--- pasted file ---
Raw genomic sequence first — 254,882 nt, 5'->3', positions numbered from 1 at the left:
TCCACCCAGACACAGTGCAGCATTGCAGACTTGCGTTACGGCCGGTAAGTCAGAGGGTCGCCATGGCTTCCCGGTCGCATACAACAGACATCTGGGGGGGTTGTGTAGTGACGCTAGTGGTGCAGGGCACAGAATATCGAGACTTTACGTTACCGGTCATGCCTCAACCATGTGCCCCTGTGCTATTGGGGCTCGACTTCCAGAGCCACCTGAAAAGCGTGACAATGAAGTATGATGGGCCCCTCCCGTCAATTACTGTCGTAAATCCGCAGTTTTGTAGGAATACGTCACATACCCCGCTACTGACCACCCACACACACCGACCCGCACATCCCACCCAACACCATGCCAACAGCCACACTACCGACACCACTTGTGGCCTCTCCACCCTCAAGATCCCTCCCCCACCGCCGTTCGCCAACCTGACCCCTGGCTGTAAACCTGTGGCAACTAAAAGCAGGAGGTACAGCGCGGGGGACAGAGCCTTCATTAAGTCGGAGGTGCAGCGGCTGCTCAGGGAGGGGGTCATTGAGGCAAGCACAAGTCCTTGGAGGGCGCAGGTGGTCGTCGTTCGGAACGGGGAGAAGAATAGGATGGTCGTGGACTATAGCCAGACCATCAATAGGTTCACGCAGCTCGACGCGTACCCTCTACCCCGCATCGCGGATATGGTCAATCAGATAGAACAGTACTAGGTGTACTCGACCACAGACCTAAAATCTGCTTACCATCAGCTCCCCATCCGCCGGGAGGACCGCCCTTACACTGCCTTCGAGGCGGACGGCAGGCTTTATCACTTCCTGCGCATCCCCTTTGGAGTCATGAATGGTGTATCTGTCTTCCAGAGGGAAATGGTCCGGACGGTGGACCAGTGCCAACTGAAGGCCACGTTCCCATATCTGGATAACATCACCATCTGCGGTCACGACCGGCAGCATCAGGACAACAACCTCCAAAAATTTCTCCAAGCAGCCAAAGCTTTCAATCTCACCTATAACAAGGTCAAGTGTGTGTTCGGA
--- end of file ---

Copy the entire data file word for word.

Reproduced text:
Raw genomic sequence first — 254,882 nt, 5'->3', positions numbered from 1 at the left:
TCCACCCAGACACAGTGCAGCATTGCAGACTTGCGTTACGGCCGGTAAGTCAGAGGGTCGCCATGGCTTCCCGGTCGCATACAACAGACATCTGGGGGGGTTGTGTAGTGACGCTAGTGGTGCAGGGCACAGAATATCGAGACTTTACGTTACCGGTCATGCCTCAACCATGTGCCCCTGTGCTATTGGGGCTCGACTTCCAGAGCCACCTGAAAAGCGTGACAATGAAGTATGATGGGCCCCTCCCGTCAATTACTGTCGTAAATCCGCAGTTTTGTAGGAATACGTCACATACCCCGCTACTGACCACCCACACACACCGACCCGCACATCCCACCCAACACCATGCCAACAGCCACACTACCGACACCACTTGTGGCCTCTCCACCCTCAAGATCCCTCCCCCACCGCCGTTCGCCAACCTGACCCCTGGCTGTAAACCTGTGGCAACTAAAAGCAGGAGGTACAGCGCGGGGGACAGAGCCTTCATTAAGTCGGAGGTGCAGCGGCTGCTCAGGGAGGGGGTCATTGAGGCAAGCACAAGTCCTTGGAGGGCGCAGGTGGTCGTCGTTCGGAACGGGGAGAAGAATAGGATGGTCGTGGACTATAGCCAGACCATCAATAGGTTCACGCAGCTCGACGCGTACCCTCTACCCCGCATCGCGGATATGGTCAATCAGATAGAACAGTACTAGGTGTACTCGACCACAGACCTAAAATCTGCTTACCATCAGCTCCCCATCCGCCGGGAGGACCGCCCTTACACTGCCTTCGAGGCGGACGGCAGGCTTTATCACTTCCTGCGCATCCCCTTTGGAGTCATGAATGGTGTATCTGTCTTCCAGAGGGAAATGGTCCGGACGGTGGACCAGTGCCAACTGAAGGCCACGTTCCCATATCTGGATAACATCACCATCTGCGGTCACGACCGGCAGCATCAGGACAACAACCTCCAAAAATTTCTCCAAGCAGCCAAAGCTTTCAATCTCACCTATAACAAGGTCAAGTGTGTGTTCGGA